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More communities required to provide language help to Latino and other voters

Since 2016, the number of communities with eligible Hispanic, Asian American and other voters who are not proficient in English has increased.
Floridians Head To The Polls On Election Day
A poll worker speaks with a voter at the entrance to a polling station on Election Day in Miami Beach, Fla., on Nov. 2.Joe Raedle / Getty Images file

The number of communities required by law to help non-English-proficient people vote rose to 331 this year, up from 263 in 2016, the Census Bureau announced Wednesday.

The increase largely reflected the higher number of Hispanics in communities across the country who are eligible to vote but are not proficient in English.

The Census Bureau issued its national list of states, counties and communities where populations of eligible voters not proficient in English are large enough to trigger protection under the federal Voting Rights Act that requires language help for such voters.

“Inability to speak or read English cannot be a barrier to the most cherished right of a U.S. citizen, the right to vote,” said Arturo Vargas, the executive director of the National Association of Latino Elected and Appointed Officials Educational Fund, a bipartisan group that works to ensure Latino participation in government and public office.

A total of 24,244,810 voting-age citizens live in the communities, a 22.3 percent increase from 2016. Most are Latino, about 20.4 million; 3.6 million are Asian American and 236,942 are American Indian and Alaska Native, the Census Bureau said.

For a community or a county to be subject to the requirement, more than 5 percent or more than 10,000 of its voting-age citizens must be limited in English proficiency, and the rate must be higher than the national rate.

The communities covered by the provisions are just 4.1 percent of the 2,920 counties and 5,120 cities, towns and communities that were considered, the Census Bureau said.

Language assistance can mean providing bilingual ballots or multiple-language ballots, as well as publishing voter registration forms, instructions or other forms in the languages of the prominent groups in the community or the county.

In essence, the law says all materials the jurisdictions provide in English must be provided in the language of the specified non-English-proficient group, as well.

This year's number includes 68 more communities. The entire states of California, Texas and Florida remain on the list, unchanged from 2016.

Massachusetts had the most communities added to the list, increasing from 12 to 19.

Six are communities with more Hispanic voters who are not proficient in English — Clinton, Everett, Fitchburg, Leominster, Methuen and Salem. One, the town of Randolph, has more voters of Vietnamese descent who need the language help to vote.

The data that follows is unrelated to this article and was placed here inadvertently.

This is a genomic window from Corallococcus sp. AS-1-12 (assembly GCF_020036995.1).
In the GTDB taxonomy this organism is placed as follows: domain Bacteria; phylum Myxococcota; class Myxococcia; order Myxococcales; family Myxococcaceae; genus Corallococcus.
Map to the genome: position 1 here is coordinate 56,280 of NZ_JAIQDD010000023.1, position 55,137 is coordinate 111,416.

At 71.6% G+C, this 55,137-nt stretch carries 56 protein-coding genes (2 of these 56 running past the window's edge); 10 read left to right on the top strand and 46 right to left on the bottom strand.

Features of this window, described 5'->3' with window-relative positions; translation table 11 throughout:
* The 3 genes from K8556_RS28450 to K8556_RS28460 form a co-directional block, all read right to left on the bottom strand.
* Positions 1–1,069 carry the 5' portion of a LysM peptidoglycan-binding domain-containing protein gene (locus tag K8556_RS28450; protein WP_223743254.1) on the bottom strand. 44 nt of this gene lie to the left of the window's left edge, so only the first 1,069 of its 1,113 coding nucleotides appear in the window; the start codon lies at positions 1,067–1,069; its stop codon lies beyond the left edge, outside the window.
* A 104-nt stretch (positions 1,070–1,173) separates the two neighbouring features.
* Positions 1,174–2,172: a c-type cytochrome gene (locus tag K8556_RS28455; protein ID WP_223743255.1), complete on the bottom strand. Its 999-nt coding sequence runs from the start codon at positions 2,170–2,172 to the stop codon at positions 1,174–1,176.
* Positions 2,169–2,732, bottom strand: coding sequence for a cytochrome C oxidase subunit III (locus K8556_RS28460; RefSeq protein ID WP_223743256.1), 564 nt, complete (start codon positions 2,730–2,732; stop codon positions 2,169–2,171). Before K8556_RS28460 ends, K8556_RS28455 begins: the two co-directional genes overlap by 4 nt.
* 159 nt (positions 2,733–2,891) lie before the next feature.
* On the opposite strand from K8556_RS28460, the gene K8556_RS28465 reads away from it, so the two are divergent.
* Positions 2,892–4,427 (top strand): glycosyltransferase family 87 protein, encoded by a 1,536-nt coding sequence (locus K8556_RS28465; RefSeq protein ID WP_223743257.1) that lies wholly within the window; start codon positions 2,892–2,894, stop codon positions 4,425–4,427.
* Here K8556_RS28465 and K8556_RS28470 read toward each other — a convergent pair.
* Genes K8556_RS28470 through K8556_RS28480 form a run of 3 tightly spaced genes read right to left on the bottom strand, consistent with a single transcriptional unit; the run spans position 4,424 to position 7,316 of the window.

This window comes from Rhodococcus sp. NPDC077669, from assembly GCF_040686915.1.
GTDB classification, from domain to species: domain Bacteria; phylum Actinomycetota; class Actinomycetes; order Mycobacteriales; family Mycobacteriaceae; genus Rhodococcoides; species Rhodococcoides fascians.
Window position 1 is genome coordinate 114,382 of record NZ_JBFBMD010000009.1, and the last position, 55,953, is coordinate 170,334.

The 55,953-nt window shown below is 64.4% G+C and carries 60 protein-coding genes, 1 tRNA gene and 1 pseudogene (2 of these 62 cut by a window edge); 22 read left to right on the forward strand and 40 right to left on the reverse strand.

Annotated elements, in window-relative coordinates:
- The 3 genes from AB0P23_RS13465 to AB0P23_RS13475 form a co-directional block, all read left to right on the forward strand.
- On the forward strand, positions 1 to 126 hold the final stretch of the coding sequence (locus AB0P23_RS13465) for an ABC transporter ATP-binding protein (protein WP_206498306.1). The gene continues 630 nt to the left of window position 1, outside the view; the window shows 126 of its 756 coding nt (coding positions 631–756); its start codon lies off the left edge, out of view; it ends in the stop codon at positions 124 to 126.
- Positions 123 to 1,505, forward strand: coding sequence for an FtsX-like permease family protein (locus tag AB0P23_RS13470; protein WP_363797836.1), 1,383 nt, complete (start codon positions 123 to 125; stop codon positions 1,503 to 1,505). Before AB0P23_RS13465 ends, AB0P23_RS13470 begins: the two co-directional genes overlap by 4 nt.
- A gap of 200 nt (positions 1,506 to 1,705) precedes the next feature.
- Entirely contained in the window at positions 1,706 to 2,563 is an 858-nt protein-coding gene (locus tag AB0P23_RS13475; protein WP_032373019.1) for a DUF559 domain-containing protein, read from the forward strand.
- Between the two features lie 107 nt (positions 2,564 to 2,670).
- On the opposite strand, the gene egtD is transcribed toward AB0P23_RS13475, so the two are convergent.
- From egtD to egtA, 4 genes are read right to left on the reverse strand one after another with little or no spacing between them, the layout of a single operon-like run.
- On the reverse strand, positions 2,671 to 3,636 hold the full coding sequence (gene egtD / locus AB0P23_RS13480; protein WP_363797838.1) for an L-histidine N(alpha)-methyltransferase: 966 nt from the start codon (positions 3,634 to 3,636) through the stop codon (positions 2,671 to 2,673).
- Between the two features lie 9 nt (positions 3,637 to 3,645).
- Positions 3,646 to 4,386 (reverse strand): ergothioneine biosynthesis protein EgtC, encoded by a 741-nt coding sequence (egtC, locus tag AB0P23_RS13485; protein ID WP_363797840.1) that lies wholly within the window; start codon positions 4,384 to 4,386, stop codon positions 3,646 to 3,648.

In Arizona, communities that must provide language help to American Indian/Alaska Native populations jumped from six to 11, and Minnesota this year added its first Asian community where it must provide language help.

Vargas said the numbers can reflect the migration of populations, naturalizations and the number of people who reach voting age. People must be citizens to vote.

The legacy of Jim Crow

The Census Bureau identifies communities that must provide language assistance for people who are American Indian, Asian American, Alaska Natives or "of Spanish heritage," as stated in the Voting Rights Act.

Requirements to be able to read and write English originally were used to keep Black people from voting. Slaves were prohibited by law from learning to read and write or vote, so the literacy tests kept many from voting after emancipation.

Jim Crow laws and unequal education continued to prevent Blacks, Latinos, Asian Americans and Native people from voting.

Literacy tests and language barriers are unconstitutional. The Voting Rights Act includes a provision protecting the right of "language minorities" to vote.

Vargas cited the example of Puerto Ricans, who are not required to read or write English if they live in Puerto Rico, where many people speak both languages.

A Puerto Rican who moves to the U.S. mainland and is not proficient in English “is a fully franchised U.S. citizen and must have free and complete access to the ballot” regardless of language proficiency.

Communities were dropped from the list in some states. In Alaska, 13 communities must provide language assistance, down from 15 in 2016.

The jurisdictions are determined based on five years of data from the American Community Survey of U.S. households, which collects population characteristics of the U.S. population, including citizenship data and English fluency.

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